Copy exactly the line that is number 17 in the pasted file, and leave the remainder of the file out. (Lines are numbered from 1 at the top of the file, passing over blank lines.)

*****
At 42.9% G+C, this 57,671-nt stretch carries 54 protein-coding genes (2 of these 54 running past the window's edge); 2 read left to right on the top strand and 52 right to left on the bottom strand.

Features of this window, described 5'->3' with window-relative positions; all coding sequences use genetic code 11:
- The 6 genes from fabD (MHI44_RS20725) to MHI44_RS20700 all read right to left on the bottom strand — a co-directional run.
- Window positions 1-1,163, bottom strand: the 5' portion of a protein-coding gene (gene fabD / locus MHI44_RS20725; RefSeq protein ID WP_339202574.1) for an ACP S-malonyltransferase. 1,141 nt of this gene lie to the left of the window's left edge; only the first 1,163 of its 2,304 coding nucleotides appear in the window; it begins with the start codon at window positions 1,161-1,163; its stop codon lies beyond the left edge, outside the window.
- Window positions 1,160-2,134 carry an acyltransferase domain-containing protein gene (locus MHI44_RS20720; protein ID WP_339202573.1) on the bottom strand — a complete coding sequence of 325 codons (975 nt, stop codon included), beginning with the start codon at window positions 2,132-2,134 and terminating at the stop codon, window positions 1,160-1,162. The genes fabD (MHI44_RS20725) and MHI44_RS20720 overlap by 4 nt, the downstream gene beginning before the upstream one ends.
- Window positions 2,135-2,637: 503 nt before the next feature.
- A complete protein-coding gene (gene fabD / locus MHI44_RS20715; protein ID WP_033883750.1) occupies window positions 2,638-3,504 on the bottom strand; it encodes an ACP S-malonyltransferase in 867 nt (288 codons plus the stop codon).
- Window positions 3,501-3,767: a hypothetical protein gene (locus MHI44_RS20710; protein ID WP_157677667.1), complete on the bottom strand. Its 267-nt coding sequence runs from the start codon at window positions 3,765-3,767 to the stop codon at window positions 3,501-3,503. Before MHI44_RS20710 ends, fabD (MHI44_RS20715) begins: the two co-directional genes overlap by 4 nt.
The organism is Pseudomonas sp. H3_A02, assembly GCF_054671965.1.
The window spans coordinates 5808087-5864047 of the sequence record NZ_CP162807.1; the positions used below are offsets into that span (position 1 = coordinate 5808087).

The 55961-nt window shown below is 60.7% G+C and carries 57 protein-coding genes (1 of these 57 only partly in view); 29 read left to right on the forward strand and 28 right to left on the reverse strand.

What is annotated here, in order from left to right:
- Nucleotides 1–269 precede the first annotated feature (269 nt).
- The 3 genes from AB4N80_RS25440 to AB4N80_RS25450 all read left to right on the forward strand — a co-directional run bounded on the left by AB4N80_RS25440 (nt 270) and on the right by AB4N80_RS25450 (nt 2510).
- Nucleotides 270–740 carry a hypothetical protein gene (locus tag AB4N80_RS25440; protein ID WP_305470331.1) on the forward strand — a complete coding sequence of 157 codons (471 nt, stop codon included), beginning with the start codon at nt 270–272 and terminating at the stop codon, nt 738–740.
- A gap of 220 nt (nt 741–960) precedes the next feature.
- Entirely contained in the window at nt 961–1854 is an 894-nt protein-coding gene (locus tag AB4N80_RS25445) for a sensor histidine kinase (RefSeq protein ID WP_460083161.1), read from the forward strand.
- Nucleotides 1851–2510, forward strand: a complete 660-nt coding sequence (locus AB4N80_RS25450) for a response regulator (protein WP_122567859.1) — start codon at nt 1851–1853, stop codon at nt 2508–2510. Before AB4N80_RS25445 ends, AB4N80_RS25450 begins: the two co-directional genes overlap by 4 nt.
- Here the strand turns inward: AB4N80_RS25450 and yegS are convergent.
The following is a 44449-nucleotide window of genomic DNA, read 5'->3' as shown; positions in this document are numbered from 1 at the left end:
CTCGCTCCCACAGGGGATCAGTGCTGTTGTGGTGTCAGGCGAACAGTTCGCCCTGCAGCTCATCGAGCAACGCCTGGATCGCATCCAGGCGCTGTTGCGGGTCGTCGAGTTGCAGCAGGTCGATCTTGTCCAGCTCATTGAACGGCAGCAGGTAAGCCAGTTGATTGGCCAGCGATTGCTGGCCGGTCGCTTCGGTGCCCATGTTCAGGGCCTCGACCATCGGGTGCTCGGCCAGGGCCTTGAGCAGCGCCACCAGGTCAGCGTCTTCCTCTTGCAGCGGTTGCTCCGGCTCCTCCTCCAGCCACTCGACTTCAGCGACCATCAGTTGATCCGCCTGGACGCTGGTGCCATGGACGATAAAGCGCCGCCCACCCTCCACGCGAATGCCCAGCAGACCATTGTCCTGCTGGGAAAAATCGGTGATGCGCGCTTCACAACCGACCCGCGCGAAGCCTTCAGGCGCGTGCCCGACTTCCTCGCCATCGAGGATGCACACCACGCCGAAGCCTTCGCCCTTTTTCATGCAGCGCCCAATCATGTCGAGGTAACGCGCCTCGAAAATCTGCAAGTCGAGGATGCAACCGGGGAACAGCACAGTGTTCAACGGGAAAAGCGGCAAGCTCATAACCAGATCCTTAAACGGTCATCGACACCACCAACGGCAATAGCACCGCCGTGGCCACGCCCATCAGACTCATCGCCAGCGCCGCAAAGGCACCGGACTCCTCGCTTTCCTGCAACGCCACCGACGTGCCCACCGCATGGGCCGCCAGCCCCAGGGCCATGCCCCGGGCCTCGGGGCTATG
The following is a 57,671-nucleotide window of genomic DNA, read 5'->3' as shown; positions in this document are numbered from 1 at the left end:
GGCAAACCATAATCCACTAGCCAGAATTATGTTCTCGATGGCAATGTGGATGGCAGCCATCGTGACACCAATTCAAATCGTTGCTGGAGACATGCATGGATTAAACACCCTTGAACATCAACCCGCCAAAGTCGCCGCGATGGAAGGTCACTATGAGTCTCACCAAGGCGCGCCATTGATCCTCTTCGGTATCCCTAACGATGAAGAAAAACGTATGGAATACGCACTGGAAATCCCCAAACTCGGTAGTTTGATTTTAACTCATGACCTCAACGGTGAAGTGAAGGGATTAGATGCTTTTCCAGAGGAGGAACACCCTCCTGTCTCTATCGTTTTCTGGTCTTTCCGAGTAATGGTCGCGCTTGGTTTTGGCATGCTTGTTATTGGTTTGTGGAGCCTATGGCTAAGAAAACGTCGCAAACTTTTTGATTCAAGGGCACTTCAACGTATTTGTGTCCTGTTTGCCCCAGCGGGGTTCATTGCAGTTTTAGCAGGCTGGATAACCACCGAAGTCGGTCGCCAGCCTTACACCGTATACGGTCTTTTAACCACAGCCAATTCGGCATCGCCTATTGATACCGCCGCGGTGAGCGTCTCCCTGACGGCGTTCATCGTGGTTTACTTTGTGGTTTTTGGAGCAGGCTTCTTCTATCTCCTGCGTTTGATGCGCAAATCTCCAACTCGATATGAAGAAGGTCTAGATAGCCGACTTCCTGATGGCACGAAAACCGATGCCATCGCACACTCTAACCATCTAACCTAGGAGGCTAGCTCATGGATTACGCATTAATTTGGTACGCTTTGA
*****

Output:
- Entirely contained in the window at nt 961–1854 is an 894-nt protein-coding gene (locus tag AB4N80_RS25445) for a sensor histidine kinase (RefSeq protein ID WP_460083161.1), read from the forward strand.